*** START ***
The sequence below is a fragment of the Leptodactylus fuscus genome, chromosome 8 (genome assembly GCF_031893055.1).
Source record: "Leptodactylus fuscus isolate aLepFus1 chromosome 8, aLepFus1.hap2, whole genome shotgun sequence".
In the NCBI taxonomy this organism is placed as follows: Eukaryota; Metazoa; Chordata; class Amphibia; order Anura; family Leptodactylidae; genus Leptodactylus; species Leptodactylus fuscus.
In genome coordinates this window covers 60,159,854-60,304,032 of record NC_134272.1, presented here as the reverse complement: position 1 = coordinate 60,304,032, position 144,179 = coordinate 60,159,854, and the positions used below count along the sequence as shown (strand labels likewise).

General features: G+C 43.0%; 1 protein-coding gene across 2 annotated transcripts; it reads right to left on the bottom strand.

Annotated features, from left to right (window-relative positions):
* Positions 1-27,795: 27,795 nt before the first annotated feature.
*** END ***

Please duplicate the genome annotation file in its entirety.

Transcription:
The sequence below is a fragment of the Leptodactylus fuscus genome, chromosome 8 (genome assembly GCF_031893055.1).
Source record: "Leptodactylus fuscus isolate aLepFus1 chromosome 8, aLepFus1.hap2, whole genome shotgun sequence".
In the NCBI taxonomy this organism is placed as follows: Eukaryota; Metazoa; Chordata; class Amphibia; order Anura; family Leptodactylidae; genus Leptodactylus; species Leptodactylus fuscus.
In genome coordinates this window covers 60,159,854-60,304,032 of record NC_134272.1, presented here as the reverse complement: position 1 = coordinate 60,304,032, position 144,179 = coordinate 60,159,854, and the positions used below count along the sequence as shown (strand labels likewise).

General features: G+C 43.0%; 1 protein-coding gene across 2 annotated transcripts; it reads right to left on the bottom strand.

Annotated features, from left to right (window-relative positions):
* Positions 1-27,795: 27,795 nt before the first annotated feature.